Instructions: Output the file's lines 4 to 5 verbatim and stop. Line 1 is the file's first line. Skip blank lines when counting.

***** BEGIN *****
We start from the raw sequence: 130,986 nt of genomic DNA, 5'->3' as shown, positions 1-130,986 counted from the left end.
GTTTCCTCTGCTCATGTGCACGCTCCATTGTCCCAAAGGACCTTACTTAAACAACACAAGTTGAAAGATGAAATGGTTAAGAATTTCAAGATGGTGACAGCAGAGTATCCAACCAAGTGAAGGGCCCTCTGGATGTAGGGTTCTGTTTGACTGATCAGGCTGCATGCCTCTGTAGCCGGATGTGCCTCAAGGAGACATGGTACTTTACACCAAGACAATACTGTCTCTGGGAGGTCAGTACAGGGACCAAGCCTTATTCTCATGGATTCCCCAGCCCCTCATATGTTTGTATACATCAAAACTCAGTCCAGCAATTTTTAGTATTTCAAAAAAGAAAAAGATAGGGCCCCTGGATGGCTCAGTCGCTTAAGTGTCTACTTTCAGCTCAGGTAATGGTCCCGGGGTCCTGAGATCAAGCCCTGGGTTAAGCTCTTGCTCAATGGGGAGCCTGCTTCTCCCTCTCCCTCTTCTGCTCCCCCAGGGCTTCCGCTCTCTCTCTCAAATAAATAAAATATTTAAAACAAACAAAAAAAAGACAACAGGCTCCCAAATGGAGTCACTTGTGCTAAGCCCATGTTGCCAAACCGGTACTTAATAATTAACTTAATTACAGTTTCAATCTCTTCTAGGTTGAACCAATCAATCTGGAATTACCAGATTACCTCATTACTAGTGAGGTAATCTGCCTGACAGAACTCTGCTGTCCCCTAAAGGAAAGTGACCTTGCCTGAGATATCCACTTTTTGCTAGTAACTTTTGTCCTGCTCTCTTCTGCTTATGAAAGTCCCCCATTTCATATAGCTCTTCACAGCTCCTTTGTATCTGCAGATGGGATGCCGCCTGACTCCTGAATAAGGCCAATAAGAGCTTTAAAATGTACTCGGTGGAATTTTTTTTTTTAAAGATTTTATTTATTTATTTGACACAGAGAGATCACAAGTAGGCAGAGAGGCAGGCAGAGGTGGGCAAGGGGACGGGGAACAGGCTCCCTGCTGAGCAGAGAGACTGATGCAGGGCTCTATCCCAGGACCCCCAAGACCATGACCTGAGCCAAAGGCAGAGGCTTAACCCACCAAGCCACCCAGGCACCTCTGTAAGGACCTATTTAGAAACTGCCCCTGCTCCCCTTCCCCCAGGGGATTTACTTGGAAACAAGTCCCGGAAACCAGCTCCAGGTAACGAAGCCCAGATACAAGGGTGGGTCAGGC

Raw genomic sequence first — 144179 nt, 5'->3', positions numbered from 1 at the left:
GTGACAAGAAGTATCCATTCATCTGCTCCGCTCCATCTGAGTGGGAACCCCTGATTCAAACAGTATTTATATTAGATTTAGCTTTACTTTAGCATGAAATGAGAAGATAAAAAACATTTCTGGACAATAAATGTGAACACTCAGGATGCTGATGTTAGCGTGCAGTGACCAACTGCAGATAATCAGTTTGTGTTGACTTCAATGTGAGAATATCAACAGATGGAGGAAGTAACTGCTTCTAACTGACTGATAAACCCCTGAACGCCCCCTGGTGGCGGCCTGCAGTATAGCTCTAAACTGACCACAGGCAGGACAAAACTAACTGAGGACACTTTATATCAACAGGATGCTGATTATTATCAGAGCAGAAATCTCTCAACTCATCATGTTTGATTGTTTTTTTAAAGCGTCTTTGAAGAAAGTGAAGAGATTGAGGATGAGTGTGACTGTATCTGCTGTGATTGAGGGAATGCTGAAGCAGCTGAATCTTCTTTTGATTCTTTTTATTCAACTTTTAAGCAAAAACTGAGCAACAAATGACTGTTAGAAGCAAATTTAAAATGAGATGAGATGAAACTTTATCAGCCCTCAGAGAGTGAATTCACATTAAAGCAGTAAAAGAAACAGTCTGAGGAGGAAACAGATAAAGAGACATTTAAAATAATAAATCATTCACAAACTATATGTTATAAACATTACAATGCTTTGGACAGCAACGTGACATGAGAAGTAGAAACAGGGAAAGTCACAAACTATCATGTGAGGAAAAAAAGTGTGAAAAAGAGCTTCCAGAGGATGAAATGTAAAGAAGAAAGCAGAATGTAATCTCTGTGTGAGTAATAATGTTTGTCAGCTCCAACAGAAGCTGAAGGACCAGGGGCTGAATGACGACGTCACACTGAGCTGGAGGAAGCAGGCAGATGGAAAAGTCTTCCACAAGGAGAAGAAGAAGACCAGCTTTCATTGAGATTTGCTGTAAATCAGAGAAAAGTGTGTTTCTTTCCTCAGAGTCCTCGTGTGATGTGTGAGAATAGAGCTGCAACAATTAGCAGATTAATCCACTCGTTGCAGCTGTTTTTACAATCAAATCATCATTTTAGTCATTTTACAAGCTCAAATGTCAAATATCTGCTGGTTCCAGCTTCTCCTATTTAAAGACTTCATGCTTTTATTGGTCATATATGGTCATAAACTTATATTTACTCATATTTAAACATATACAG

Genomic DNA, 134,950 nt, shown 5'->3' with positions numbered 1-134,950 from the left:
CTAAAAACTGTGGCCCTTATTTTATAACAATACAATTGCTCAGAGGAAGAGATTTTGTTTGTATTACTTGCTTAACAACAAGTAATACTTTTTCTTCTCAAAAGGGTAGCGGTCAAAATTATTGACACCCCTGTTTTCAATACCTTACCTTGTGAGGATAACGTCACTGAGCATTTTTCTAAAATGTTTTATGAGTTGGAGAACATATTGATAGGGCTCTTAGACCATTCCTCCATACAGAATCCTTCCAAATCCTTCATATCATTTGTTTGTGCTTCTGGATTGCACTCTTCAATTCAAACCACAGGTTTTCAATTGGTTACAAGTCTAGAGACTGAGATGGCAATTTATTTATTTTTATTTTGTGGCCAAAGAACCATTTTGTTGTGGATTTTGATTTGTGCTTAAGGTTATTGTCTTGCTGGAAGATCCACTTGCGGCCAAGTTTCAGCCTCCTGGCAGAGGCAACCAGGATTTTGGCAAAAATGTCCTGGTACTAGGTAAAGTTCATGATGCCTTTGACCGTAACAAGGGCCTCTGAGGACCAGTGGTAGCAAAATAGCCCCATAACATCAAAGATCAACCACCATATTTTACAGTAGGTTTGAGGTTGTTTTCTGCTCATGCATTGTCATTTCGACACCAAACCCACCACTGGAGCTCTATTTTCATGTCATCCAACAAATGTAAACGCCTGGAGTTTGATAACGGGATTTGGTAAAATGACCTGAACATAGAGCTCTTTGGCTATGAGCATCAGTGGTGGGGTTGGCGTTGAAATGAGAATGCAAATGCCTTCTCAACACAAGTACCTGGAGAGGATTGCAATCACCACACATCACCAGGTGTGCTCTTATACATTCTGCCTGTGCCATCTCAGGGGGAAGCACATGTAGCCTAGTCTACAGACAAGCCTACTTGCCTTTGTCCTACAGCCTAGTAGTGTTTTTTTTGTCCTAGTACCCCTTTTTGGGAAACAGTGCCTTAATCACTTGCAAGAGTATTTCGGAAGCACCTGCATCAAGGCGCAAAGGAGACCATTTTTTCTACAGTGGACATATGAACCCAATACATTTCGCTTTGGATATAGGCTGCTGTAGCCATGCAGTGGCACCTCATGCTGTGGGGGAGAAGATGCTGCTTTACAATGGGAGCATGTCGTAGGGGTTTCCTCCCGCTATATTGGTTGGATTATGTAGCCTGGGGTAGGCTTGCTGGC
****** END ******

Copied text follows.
GTGACAAGAAGTATCCATTCATCTGCTCCGCTCCATCTGAGTGGGAACCCCTGATTCAAACAGTATTTATATTAGATTTAGCTTTACTTTAGCATGAAATGAGAAGATAAAAAACATTTCTGGACAATAAATGTGAACACTCAGGATGCTGATGTTAGCGTGCAGTGACCAACTGCAGATAATCAGTTTGTGTTGACTTCAATGTGAGAATATCAACAGATGGAGGAAGTAACTGCTTCTAACTGACTGATAAACCCCTGAACGCCCCCTGGTGGCGGCCTGCAGTATAGCTCTAAACTGACCACAGGCAGGACAAAACTAACTGAGGACACTTTATATCAACAGGATGCTGATTATTATCAGAGCAGAAATCTCTCAACTCATCATGTTTGATTGTTTTTTTAAAGCGTCTTTGAAGAAAGTGAAGAGATTGAGGATGAGTGTGACTGTATCTGCTGTGATTGAGGGAATGCTGAAGCAGCTGAATCTTCTTTTGATTCTTTTTATTCAACTTTTAAGCAAAAACTGAGCAACAAATGACTGTTAGAAGCAAATTTAAAATGAGATGAGATGAAACTTTATCAGCCCTCAGAGAGTGAATTCACATTAAAGCAGTAAAAGAAACAGTCTGAGGAGGAAACAGATAAAGAGACATTTAAAATAATAAATCATTCACAAACTATATGTTATAAACATTACAATGCTTTGGACAGCAACGTGACATGAGAAGTAGAAACAGGGAAAGTCACAAACTATCATGTGAGGAAAAAAAGTGTGAAAAAGAGCTTCCAGAGGATGAAATGTAAAGAAGAAAGCAGAATGTAATCTCTGTGTGAGTAATAATGTTTGTCAGCTCCAACAGAAGCTGAAGGACCAGGGGCTGAATGACGACGTCACACTGAGCTGGAGGAAGCAGGCAGATGGAAAAGTCTTCCACAAGGAGAAGAAGAAGACCAGCTTTCATTGAGATTTGCTGTAAATCAGAGAAAAGTGTGTTTCTTTCCTCAGAGTCCTCGTGTGATGTGTGAGAATAGAGCTGCAACAATTAGCAGATTAATCCACTCGTTGCAGCTGTTTTTACAATCAAATCATCATTTTAGTCATTTTACAAGCTCAAATGTCAAATATCTGCTGGTTCCAGCTTCTCCTATTTAAAGACTTCATGCTTTTATTGGTCATATATGGTCATAAACTTATATTTACTCATATTTAAACATATACAG

Genomic DNA, 134,950 nt, shown 5'->3' with positions numbered 1-134,950 from the left: